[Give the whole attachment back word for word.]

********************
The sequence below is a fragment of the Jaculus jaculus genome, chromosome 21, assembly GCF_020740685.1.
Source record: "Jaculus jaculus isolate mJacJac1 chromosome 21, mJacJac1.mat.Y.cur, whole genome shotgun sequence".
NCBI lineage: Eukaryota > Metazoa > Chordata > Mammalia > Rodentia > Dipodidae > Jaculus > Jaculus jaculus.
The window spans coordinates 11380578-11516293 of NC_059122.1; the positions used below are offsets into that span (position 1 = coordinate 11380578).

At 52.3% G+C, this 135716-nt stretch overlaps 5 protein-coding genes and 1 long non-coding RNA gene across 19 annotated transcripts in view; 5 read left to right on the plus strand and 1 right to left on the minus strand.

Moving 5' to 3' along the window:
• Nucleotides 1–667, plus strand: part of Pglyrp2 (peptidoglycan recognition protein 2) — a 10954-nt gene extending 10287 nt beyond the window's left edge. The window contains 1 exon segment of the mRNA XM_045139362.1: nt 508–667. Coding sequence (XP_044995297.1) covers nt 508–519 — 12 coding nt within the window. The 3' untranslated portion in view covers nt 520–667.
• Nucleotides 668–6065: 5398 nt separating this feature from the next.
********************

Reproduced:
The sequence below is a fragment of the Jaculus jaculus genome, chromosome 21, assembly GCF_020740685.1.
Source record: "Jaculus jaculus isolate mJacJac1 chromosome 21, mJacJac1.mat.Y.cur, whole genome shotgun sequence".
NCBI lineage: Eukaryota > Metazoa > Chordata > Mammalia > Rodentia > Dipodidae > Jaculus > Jaculus jaculus.
The window spans coordinates 11380578-11516293 of NC_059122.1; the positions used below are offsets into that span (position 1 = coordinate 11380578).

At 52.3% G+C, this 135716-nt stretch overlaps 5 protein-coding genes and 1 long non-coding RNA gene across 19 annotated transcripts in view; 5 read left to right on the plus strand and 1 right to left on the minus strand.

Moving 5' to 3' along the window:
• Nucleotides 1–667, plus strand: part of Pglyrp2 (peptidoglycan recognition protein 2) — a 10954-nt gene extending 10287 nt beyond the window's left edge. The window contains 1 exon segment of the mRNA XM_045139362.1: nt 508–667. Coding sequence (XP_044995297.1) covers nt 508–519 — 12 coding nt within the window. The 3' untranslated portion in view covers nt 520–667.
• Nucleotides 668–6065: 5398 nt separating this feature from the next.